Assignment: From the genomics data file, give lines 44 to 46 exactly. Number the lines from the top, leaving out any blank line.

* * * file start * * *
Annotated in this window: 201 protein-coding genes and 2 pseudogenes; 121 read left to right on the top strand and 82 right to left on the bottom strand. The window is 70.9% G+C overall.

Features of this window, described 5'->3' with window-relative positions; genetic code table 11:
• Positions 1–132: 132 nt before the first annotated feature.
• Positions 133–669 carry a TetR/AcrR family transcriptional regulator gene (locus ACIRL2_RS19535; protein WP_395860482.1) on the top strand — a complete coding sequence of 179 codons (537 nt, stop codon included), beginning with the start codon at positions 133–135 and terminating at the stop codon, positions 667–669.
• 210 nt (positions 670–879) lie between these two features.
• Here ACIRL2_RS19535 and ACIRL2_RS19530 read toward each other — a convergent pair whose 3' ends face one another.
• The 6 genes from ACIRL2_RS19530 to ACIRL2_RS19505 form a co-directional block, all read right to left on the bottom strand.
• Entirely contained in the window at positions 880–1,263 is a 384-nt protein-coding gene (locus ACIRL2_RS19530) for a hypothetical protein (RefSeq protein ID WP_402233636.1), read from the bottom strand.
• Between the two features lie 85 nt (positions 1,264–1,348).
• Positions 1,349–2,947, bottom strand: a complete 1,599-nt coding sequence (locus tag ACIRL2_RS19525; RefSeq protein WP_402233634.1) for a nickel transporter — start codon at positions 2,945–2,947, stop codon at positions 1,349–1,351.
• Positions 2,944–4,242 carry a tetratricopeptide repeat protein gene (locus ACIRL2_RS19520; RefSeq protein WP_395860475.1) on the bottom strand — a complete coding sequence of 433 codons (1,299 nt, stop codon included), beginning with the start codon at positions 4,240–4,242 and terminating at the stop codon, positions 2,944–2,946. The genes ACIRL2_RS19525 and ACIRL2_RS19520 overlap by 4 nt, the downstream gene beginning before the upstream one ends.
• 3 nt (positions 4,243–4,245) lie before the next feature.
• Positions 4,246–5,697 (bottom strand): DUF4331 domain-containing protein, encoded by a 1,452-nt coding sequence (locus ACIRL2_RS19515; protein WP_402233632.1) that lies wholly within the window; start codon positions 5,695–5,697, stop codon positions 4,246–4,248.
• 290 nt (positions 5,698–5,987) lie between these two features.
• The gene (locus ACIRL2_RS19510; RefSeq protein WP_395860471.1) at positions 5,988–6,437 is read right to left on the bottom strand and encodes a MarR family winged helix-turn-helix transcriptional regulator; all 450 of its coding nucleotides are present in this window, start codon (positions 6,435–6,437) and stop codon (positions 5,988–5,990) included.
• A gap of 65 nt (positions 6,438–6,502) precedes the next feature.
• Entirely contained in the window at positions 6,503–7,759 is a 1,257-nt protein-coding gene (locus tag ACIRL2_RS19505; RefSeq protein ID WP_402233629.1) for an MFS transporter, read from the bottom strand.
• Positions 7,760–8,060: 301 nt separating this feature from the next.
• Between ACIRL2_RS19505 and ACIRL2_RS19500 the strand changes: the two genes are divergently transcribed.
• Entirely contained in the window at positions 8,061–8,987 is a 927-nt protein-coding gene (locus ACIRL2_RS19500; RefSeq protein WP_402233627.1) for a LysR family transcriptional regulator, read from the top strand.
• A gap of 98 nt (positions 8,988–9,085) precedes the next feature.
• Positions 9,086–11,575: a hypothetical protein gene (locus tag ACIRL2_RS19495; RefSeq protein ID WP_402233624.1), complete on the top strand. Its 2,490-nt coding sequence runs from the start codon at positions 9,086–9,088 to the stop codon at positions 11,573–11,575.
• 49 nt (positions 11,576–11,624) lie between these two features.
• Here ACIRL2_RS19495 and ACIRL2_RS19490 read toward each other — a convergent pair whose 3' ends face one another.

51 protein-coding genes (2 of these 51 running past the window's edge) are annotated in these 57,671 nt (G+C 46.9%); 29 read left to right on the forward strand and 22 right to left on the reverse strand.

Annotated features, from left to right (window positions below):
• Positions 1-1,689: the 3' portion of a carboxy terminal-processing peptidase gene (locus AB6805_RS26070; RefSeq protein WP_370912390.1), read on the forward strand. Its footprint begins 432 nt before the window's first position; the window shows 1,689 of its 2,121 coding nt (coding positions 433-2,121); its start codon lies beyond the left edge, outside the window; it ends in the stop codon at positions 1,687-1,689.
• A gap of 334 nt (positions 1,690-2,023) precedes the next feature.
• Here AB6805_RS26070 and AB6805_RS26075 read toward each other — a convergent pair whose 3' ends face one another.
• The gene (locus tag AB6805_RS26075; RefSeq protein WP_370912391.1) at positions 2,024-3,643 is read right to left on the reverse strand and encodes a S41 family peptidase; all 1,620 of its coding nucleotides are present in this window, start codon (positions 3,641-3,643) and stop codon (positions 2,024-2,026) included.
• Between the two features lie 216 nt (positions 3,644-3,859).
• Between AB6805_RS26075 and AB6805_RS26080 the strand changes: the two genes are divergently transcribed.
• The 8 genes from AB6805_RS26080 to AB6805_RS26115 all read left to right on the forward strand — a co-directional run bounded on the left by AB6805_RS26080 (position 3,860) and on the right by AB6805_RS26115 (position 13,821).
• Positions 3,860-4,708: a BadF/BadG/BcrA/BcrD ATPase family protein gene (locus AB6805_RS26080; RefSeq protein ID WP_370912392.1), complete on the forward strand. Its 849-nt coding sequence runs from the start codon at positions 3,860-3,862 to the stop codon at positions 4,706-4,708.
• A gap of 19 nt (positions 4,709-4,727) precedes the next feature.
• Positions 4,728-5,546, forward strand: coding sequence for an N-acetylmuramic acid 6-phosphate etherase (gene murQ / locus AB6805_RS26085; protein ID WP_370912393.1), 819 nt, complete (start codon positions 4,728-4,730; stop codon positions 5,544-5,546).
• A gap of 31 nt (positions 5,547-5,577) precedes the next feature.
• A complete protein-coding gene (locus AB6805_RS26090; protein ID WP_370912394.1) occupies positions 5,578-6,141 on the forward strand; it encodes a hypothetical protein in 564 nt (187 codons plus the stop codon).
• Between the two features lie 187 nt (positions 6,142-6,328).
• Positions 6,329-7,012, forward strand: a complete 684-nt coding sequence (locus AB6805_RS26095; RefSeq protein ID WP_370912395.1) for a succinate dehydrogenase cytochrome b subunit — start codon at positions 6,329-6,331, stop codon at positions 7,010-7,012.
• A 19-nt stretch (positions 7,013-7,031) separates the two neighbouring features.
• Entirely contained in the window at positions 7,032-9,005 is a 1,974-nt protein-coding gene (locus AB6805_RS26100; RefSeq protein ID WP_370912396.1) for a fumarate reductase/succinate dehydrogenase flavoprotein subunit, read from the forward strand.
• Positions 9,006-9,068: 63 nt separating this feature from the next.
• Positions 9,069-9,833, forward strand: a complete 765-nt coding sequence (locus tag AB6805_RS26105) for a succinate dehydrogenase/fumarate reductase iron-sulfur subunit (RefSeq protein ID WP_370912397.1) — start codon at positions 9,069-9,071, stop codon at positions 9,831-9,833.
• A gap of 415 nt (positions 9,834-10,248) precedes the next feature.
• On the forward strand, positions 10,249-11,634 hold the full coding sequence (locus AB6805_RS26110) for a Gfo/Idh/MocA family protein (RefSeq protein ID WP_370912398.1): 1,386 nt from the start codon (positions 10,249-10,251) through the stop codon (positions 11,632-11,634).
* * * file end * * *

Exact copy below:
• Positions 9,069-9,833, forward strand: a complete 765-nt coding sequence (locus tag AB6805_RS26105) for a succinate dehydrogenase/fumarate reductase iron-sulfur subunit (RefSeq protein ID WP_370912397.1) — start codon at positions 9,069-9,071, stop codon at positions 9,831-9,833.
• A gap of 415 nt (positions 9,834-10,248) precedes the next feature.
• On the forward strand, positions 10,249-11,634 hold the full coding sequence (locus AB6805_RS26110) for a Gfo/Idh/MocA family protein (RefSeq protein ID WP_370912398.1): 1,386 nt from the start codon (positions 10,249-10,251) through the stop codon (positions 11,632-11,634).